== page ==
Should I sell my house this year? That’s a tough question and the answer very much depends on your personal goals. The market itself is something you absolutely must consider as well. Buyers should keep an eye on it too I might add.
If you were looking at cashing out of real estate completely, you’re probably late to the party. That’s not to say you wouldn’t earn a tidy profit relative to 2020 prices, because you would. But you have certainly missed out on a third of a million or more in additional profit if you’d sold a detached Kitchener Waterloo home in February.
Cashing out aside, the question of ‘should I sell my house this year?’ is something that requires careful consideration. The price you get today (or tomorrow) is what it is, the price someone else is willing to pay you at this particular point in time. The price you get in the future may not be the same at all. This can wreak real havoc on your plans if you are buying something else. This potential chaos is dependent on two things, market conditions and the order in which you buy and sell your real estate.
For much of 2020 and all of 2021 selling your home before buying another was the wrong strategy. The market was going up so quickly that you could find yourself paying tens of thousands more than you’d expected (or budgeted for) on your next property. This was especially true if you took your time buying. Bidding wars were the norm as well. There were many months where prices were rising by $10,000 a week or more.
The perfect strategy at the time was to get out looking, buy your next home, and then sell your existing home. If you’ve juggled things correctly with your closing dates you wouldn’t end up homeless in between. And if you didn’t find anything you liked you still have a home to live in.
There’s risk with everything of course. This scenario works perfectly in a red hot market, but isn’t good at all when the tide turns like it did early this spring due to rapidly rising interest rates. Take a look at the very right of the graph below and you’ll see year over year gains rapidly nose diving.
Now you’ve paid too much for the home you just bought and have to sell the current home for less than you expected. The sellers who got this wrong are feeling some deep financial pain right now.
Selling first is the way to go right now and into the fall of 2022. We’ve seen months of decline across the board in all sectors. Prices on detached homes are down roughly 30% since the February highs. With inflation still out of control here and in the US more rate increases are coming, putting additional downward pressure on our real estate market.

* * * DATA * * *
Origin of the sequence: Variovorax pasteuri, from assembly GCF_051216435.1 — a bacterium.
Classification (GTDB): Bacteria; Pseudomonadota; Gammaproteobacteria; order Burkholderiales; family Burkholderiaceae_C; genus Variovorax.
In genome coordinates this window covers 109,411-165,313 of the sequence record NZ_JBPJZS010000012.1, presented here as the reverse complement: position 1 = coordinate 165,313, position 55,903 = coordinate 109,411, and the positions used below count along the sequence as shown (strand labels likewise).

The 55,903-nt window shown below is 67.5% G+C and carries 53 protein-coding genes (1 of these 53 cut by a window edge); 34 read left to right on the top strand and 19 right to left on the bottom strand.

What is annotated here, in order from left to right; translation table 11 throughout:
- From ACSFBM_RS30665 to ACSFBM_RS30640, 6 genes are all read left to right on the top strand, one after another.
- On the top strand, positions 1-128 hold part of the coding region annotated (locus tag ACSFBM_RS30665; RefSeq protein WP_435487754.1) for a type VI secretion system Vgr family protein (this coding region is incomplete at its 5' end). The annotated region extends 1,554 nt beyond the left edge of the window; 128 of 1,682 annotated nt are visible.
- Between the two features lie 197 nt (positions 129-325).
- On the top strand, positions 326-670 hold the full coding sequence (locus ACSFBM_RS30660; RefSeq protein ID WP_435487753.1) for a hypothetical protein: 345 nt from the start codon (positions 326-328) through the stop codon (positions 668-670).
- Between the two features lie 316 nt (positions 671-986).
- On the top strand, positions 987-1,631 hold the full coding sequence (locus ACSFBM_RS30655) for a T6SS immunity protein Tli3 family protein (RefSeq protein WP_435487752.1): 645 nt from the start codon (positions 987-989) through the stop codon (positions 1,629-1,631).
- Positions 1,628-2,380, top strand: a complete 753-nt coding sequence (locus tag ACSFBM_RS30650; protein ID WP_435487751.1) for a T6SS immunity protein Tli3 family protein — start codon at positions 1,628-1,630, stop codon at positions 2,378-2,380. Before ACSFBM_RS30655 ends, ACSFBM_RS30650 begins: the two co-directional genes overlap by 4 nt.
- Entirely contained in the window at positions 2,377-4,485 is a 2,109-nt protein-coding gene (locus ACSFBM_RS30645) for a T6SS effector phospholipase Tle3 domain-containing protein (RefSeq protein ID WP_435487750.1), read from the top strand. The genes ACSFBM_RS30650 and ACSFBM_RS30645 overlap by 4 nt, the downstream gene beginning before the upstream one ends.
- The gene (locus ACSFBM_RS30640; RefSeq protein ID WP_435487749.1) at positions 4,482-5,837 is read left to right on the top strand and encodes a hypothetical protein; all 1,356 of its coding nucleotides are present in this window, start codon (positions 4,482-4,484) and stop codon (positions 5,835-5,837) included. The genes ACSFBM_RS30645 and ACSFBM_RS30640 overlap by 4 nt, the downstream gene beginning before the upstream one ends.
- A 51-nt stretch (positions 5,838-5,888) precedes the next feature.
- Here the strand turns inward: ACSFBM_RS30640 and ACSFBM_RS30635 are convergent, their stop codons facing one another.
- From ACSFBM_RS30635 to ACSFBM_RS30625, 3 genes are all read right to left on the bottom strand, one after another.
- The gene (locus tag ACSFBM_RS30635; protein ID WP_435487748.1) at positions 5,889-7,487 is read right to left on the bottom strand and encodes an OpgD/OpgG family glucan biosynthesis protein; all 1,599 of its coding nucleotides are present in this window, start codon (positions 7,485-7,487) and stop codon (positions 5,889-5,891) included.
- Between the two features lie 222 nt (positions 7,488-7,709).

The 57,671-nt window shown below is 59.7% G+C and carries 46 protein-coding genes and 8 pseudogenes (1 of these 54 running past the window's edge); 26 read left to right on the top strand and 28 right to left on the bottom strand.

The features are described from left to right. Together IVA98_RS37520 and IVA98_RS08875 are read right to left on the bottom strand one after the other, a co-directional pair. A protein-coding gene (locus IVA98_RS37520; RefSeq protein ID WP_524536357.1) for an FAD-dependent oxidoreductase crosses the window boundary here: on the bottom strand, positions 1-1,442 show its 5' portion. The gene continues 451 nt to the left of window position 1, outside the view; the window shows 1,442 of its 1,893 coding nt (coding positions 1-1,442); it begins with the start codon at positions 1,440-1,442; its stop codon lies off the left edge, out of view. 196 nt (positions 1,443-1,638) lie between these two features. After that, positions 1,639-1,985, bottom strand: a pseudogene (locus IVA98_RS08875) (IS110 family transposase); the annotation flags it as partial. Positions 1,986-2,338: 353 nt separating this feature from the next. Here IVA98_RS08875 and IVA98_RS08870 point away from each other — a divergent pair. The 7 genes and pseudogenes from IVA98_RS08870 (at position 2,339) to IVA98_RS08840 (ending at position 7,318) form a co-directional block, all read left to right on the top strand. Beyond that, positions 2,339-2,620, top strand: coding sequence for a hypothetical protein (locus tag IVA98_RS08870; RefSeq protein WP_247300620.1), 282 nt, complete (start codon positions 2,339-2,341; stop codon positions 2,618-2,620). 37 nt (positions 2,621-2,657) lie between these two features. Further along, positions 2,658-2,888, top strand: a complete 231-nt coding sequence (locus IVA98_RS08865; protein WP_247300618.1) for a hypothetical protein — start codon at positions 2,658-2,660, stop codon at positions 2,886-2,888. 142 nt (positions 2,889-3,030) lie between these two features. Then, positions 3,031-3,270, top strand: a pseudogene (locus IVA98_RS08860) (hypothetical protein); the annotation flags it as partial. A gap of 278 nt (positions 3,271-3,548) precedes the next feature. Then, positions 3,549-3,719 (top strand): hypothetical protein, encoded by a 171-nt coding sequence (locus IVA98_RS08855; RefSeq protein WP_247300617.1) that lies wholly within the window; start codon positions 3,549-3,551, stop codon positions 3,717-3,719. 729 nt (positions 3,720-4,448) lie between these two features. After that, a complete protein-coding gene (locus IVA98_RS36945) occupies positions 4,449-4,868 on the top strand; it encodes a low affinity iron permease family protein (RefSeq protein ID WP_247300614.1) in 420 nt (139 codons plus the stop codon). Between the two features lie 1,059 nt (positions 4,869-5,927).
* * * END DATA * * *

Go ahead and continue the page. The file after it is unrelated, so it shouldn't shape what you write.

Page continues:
With this negative trend it only makes sense to sell first and buy second. You’ve locked in your price and can potentially save on your purchase if you’re lucky. This happened earlier this spring for some clients of mine. They sold a townhouse for more than they ended up paying for a newer detached home. It was luck for sure but I’d like to think my marketing helped.
Market conditions and strategies aside, people’s personal reasons for selling are ever-present. Divorce, relocation, inheritance, up-sizing or downsizing, retirement, health issues and changing investment goals are just some of the motivators I come across.
Time and market timing factors into some of these things and not others. Moving up or down the property ladder will be relatively safe. But selling that investment property you bought 10 months back might not be. In this case if you’re cash flow positive each month it might be best to hold instead.
And divorces and health issues often can’t wait. Should I sell my house this year isn’t really a question. In these situations I’d advise you to do everything you can to maximize price right now. This really should be your goal in any market, good or bad. If your home looks better than the neighbour’s for sale up the street you’ll get more bucks. Need some resources to plan your sale?
One last thing I should mention is timing. It’s very hard to do. We are in a falling market. But it’s still a sellers’ market despite being down 30%. Inventories are up, doubled in fact, but are still well below neutral territory. So it’s a bit of a crap shoot trying to predict the length of this downturn. RBC thinks things will turn around early next spring. That seems reasonable enough. The rate increases will eventually bite and once that occurs the Fed in the US and the Bank of Canada here will pause on further increases.